capable of being shown through standard equipment. Other video formats may
be accepted subject to the Competition Manager’s prior approval."

In practice DVDs are a pain because they often don't play on one piece of
kit but will play on another. During the judging weekend there was a small
flurry of swapping DVD players around so that every entry could be played.
No single machine would play all the DVDs.

The commercial cinema industry has not come to terms with tape formats we
normally use and it is common to find their type of festival requiring 35mm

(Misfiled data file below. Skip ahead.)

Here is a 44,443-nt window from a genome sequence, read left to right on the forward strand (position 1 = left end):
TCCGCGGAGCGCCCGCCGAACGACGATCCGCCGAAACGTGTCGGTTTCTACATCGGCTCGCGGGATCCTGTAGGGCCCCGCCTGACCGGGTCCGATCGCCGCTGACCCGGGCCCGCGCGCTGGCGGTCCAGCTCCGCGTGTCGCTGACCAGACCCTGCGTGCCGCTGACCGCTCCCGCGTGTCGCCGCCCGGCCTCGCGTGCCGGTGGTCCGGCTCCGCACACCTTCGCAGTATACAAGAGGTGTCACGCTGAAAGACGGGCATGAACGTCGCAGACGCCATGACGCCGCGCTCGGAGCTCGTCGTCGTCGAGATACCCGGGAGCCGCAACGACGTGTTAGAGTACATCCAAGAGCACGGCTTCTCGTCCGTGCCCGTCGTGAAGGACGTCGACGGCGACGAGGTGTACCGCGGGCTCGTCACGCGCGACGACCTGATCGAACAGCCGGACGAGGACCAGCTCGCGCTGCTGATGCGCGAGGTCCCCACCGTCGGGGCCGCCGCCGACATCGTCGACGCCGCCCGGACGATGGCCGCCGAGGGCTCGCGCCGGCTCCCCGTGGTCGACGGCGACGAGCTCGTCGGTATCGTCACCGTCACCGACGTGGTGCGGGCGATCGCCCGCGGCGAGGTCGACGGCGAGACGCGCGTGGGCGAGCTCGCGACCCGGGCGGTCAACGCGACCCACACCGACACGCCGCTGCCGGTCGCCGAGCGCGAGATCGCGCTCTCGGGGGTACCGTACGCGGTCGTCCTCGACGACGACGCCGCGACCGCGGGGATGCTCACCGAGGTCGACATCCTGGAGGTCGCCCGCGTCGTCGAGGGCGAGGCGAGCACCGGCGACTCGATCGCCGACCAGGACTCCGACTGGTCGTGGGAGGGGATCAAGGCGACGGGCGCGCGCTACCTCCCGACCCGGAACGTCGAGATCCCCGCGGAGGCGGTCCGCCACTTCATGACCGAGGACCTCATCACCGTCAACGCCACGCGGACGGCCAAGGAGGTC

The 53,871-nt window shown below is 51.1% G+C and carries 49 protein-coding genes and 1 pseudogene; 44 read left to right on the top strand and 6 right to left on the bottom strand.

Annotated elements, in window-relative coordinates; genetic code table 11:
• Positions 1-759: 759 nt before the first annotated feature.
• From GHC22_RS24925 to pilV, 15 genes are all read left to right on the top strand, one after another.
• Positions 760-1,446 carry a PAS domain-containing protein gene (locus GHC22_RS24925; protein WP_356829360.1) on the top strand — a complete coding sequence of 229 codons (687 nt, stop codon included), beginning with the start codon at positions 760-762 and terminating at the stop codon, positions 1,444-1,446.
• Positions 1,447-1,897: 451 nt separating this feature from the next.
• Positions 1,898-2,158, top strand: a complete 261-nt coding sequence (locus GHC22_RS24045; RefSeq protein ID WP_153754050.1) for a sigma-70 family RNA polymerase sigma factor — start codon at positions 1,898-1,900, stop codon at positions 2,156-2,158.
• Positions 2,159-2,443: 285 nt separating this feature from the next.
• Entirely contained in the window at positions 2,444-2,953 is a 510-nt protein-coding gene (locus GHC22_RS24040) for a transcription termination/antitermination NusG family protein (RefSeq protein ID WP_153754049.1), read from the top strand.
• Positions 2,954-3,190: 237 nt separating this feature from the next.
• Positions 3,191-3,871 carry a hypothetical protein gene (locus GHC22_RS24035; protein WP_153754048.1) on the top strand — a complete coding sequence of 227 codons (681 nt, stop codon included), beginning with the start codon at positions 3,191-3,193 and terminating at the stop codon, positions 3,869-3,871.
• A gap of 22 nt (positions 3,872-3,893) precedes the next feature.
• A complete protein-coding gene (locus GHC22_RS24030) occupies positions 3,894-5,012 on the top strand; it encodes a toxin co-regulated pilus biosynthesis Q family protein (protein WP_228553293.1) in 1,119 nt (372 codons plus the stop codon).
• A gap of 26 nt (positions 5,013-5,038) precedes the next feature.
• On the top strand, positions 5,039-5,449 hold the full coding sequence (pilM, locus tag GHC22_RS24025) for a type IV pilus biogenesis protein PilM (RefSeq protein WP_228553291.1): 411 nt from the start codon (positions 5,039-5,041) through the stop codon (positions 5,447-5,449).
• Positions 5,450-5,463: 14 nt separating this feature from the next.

or VHS. In competitions where film students may take part we often get VHS
copies because they don't have access to the digital tapes we usually use.
The industry is slow to take up DVDs for these purposes too ... they seem
to think DVDs are very much the end of the production chain, for use when
their epic is finally released to Blockbuster.

Dave

ron jarrett

Re: film format s for competitions

Post by ron jarrett » Sat Feb 18, 2006 12:24 pm

Dave , corrct me if I am wong but rule five states. "for the purposes of judging
only films ahould be submitted on a standard video format" not knowing quite
what this meant I read is as a standard video tape.
Furthermore why there should in this day and age with dual reading DVD players
a problem with the DVD being read escapes me, We use a dual DVD player at
our club without any problems.

Ron Jarrett